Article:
Some of us go full time as pagans, or as creatives. I’m the latter. I do a lot of Druid stuff, but my work life includes a lot of editing, and writing in fiction genres too. I am not a Druid as my full time job. But if I do an event, I can carry my books, my bloke’s art, and maybe I can earn enough to cover the train fair. This puts me in a different position to the true volunteers.

But for the first ten years or so of my public, pagan life, it was not my day job, it didn’t pay the bills. I can’t afford to be a Druid full time as it is, and I have to say, I don’t want that to be my job description, either. I like the rest of my life rather a lot.

There are a great many people out there who do step up and run things. I know scores of teachers, celebrants, moot leaders, ritual organisers. Motives vary. I would say with confidence that, whatever the justifications about service, there are 2 things that cause a person to seek leadership roles in the pagan community. For a small minority, it’s all about self importance and the certainty of being superior to everyone else. Generally, such folk are a pain to work with, dogmatic and demanding.  I do not think paganism benefits from such leadership. The other sort, are the folk who need to feel useful. We need the validation of a round of applause. We need to feel wanted and appreciated. We of the raging insecurities who step up to the front in the hopes that someone will love us for it. This is a bard issue too. The hunger for applause that gets many people onto the stage, is a hunger for approval, for a place in the world. It’s underpinned by anxiety, self doubt and a lot of pain.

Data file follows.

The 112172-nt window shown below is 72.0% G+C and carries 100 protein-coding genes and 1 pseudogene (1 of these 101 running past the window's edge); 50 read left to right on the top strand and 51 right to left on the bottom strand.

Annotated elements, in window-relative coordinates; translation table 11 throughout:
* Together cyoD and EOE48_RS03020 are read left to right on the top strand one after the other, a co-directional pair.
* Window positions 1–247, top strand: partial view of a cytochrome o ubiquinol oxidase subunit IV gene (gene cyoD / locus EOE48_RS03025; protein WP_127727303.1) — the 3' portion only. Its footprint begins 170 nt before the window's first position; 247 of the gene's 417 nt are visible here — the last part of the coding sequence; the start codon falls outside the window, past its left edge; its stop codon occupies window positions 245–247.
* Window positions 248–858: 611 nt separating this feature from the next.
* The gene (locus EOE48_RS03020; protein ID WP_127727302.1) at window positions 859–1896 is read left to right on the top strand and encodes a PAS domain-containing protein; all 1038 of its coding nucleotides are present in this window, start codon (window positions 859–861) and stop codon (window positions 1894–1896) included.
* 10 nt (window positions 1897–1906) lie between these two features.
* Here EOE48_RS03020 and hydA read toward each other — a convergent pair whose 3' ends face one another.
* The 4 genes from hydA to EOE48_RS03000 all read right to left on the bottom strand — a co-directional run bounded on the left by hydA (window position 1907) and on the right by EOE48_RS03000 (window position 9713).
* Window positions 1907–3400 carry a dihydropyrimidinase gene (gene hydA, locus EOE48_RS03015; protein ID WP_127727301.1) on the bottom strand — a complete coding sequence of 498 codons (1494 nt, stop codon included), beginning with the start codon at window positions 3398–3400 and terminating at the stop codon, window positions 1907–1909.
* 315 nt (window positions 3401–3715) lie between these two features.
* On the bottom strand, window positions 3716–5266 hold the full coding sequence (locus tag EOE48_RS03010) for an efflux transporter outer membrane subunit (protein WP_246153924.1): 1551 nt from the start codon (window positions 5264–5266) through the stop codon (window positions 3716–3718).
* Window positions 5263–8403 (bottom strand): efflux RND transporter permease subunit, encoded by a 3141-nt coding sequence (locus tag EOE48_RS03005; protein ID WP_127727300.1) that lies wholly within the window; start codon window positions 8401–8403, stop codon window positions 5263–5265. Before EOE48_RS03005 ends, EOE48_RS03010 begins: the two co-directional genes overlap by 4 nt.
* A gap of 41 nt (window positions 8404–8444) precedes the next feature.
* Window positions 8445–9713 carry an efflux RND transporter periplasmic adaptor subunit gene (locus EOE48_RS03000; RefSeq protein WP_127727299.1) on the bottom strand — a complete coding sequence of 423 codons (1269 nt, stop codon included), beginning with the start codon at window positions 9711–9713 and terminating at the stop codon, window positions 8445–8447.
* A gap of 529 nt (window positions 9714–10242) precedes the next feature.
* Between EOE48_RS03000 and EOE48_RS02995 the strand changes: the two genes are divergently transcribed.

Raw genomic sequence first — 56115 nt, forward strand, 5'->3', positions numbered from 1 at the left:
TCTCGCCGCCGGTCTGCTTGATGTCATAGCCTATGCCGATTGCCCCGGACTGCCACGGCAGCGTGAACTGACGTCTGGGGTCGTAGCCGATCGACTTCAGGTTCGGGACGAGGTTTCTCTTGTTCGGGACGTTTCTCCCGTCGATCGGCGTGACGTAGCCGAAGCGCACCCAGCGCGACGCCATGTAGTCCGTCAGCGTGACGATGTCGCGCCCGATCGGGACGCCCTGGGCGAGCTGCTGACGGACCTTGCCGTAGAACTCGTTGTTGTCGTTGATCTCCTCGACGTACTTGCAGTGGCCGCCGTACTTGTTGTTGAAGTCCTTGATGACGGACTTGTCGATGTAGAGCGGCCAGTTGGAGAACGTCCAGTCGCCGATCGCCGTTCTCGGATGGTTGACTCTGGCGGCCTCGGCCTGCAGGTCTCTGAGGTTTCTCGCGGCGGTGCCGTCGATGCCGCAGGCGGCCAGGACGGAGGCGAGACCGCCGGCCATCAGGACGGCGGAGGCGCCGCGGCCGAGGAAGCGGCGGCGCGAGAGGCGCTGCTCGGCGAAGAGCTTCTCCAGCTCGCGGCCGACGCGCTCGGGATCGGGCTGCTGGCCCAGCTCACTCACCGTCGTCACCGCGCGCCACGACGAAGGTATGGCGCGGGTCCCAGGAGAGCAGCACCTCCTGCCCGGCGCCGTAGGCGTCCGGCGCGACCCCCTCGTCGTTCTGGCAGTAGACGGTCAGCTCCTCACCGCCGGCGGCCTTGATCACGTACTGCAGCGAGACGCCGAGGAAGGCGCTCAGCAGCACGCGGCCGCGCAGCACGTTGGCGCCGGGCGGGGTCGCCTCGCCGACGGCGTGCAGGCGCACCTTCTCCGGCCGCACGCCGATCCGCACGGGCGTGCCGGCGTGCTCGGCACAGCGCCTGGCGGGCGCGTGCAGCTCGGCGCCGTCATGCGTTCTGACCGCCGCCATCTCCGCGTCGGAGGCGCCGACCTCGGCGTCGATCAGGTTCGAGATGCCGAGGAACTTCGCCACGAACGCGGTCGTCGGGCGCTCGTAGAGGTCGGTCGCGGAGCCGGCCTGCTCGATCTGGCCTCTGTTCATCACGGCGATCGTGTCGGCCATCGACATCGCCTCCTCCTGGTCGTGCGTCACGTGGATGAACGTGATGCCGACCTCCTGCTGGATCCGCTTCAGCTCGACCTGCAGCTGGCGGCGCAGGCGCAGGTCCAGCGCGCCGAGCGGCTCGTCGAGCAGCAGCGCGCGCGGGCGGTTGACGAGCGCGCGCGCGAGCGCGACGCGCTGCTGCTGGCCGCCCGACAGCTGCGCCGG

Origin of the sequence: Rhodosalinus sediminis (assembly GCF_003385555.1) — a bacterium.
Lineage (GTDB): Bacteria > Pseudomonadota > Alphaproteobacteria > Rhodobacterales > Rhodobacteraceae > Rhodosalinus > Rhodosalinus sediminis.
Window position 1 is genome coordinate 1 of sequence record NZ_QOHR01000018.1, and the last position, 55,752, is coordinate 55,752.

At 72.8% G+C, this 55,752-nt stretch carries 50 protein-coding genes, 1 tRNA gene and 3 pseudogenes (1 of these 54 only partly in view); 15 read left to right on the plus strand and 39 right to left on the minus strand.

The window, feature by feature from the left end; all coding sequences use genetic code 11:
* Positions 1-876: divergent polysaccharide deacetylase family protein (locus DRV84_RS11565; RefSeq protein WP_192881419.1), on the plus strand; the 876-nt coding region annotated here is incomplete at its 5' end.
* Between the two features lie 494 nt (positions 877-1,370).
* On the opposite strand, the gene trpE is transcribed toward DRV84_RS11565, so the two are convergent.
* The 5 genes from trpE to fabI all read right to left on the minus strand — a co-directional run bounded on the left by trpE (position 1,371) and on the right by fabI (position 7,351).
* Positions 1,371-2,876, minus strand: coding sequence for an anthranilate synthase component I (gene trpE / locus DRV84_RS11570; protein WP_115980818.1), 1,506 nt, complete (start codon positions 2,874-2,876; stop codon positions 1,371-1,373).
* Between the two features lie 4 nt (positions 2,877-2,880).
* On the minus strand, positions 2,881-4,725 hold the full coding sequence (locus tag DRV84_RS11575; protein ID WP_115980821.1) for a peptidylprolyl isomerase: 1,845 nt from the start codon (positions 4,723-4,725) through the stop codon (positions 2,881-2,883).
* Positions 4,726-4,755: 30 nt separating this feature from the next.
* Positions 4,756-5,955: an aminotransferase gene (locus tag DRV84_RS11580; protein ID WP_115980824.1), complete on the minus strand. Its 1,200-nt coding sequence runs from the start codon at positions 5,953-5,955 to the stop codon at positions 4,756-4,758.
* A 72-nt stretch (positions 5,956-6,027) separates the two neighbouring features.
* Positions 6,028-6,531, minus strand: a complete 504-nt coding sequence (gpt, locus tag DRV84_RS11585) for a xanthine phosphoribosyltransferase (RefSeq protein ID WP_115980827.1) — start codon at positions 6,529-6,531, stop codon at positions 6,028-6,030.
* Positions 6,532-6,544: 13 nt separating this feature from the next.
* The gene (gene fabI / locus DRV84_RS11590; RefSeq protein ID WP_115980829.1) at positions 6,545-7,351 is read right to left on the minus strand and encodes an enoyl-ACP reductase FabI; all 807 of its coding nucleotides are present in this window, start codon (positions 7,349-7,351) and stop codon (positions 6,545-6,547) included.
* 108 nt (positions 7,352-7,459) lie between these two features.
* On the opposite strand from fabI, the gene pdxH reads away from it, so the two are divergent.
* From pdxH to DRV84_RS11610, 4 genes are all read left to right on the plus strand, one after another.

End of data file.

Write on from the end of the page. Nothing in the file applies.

Still crying out for leaders?

Some of my leadership roles, I actively sought (TDN) most fell on me (PF, moot, rituals, folk club) some I did in answer to requests (workshops, music, meditation). I found it hard to say no, because I was working from a place of tattered self esteem. Some of it did me more harm than good. It cost me high in terms of energy. I got some things back from it.

These days I’m trying to find a better balance, working out what I can sustainably give and what is too much. So, right now, I am one of the many pagan folk who isn’t willing to run anything, and I make no apology for that. I am at the stage of life where I need to just turn up sometimes with cakes, and that be as far as it goes. I shall be attending a few events this year, but organising nothing. This prospect makes me very happy. I get my applause fixes in more viable ways (hurrah for blogging).

It is as important in paganism as in politics to question to motives of those who want to lead. And to question our own motives if we have the sudden urge to be out in front, telling people what to do, making big statements about how modern paganism *really* is…

I don’t want to speak for anyone else. I don’t want to tell anyone else what to do. You lovely people persist in turning up and reading, and that’s very much like a gentle round of applause, enough of a fix to keep me going. I’ve come to the conclusion that I like facilitation more than authority, and that’s what will be guiding me as I amble onwards.